Rio 2016: City revamped in run-up to Olympics

City once considered a dangerous place to visit now enjoys welcome developments such as new tram lines and plazas.

by

    Rio de Janeiro - This city's historic centre has long been considered dangerous and rundown. But in the run-up to the Olympic Games next month, it has spent tens of millions of dollars on urban renewal and transport.

    Many Brazilians see the results as a long-overdue rebirth, though others question the use of taxpayers' money.

    For instance, a new tram now cuts through the heart of Rio, a bonus for the city.

    The line was part of a $2.5bn redevelopment of downtown Rio and it was made possible because of the Olympics.

    Museums, pathways and new bus lines have also been implemented in the city.

    Abandoned areas are now packed, with thousands taking trams or walking through the plazas, museums and shops.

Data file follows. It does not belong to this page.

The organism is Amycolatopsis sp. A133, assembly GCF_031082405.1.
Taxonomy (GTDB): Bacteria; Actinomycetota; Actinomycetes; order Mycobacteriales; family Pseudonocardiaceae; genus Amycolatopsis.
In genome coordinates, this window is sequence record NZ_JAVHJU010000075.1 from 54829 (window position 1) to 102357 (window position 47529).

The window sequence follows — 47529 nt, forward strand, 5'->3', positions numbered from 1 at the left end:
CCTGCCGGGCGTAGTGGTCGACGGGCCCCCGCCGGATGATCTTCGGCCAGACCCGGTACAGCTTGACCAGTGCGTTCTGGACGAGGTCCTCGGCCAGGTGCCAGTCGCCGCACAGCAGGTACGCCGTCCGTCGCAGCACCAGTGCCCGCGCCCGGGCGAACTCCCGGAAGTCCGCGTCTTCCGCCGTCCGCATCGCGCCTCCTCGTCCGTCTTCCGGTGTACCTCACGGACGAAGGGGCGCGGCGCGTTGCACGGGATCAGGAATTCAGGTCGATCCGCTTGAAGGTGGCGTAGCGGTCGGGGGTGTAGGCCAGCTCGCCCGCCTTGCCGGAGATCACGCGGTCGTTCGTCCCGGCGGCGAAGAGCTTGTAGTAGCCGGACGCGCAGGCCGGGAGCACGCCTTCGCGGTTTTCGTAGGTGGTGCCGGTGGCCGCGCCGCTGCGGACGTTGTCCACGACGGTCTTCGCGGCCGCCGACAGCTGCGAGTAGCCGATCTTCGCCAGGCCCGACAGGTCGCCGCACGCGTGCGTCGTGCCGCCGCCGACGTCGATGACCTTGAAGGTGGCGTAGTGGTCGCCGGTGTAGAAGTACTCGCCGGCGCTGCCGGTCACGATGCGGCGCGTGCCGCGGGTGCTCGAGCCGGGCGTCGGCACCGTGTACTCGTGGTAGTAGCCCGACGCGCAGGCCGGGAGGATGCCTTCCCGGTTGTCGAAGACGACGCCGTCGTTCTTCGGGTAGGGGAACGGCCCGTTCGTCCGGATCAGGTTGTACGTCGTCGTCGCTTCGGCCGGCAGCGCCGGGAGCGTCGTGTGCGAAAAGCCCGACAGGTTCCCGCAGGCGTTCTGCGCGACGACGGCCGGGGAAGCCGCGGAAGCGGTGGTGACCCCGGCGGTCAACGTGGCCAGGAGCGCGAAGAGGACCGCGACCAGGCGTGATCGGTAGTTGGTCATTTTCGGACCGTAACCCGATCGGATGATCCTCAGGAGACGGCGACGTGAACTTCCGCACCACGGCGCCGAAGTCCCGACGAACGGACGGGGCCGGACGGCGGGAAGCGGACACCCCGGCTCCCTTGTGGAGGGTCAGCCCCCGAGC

Luiz Nunes, an agronomist, said: "In the future we'll look at all this, the museums, the works and the stadiums and we'll realise it's a great legacy."

    Many residents are hoping the Olympics' hard-fought and expensive legacy will pay dividends for decades to come.

    SOURCE: Al Jazeera


    YOU MIGHT ALSO LIKE

    'We will cut your throats': The anatomy of Greece's lynch mobs

    The brutality of Greece's racist lynch mobs

    With anti-migrant violence hitting a fever pitch, victims ask why Greek authorities have carried out so few arrests.

    The rise of Pakistan's 'burger' generation

    The rise of Pakistan's 'burger' generation

    How a homegrown burger joint pioneered a food revolution and decades later gave a young, politicised class its identity.

    From Cameroon to US-Mexico border: 'We saw corpses along the way'

    'We saw corpses along the way'

    Kombo Yannick is one of the many African asylum seekers braving the longer Latin America route to the US.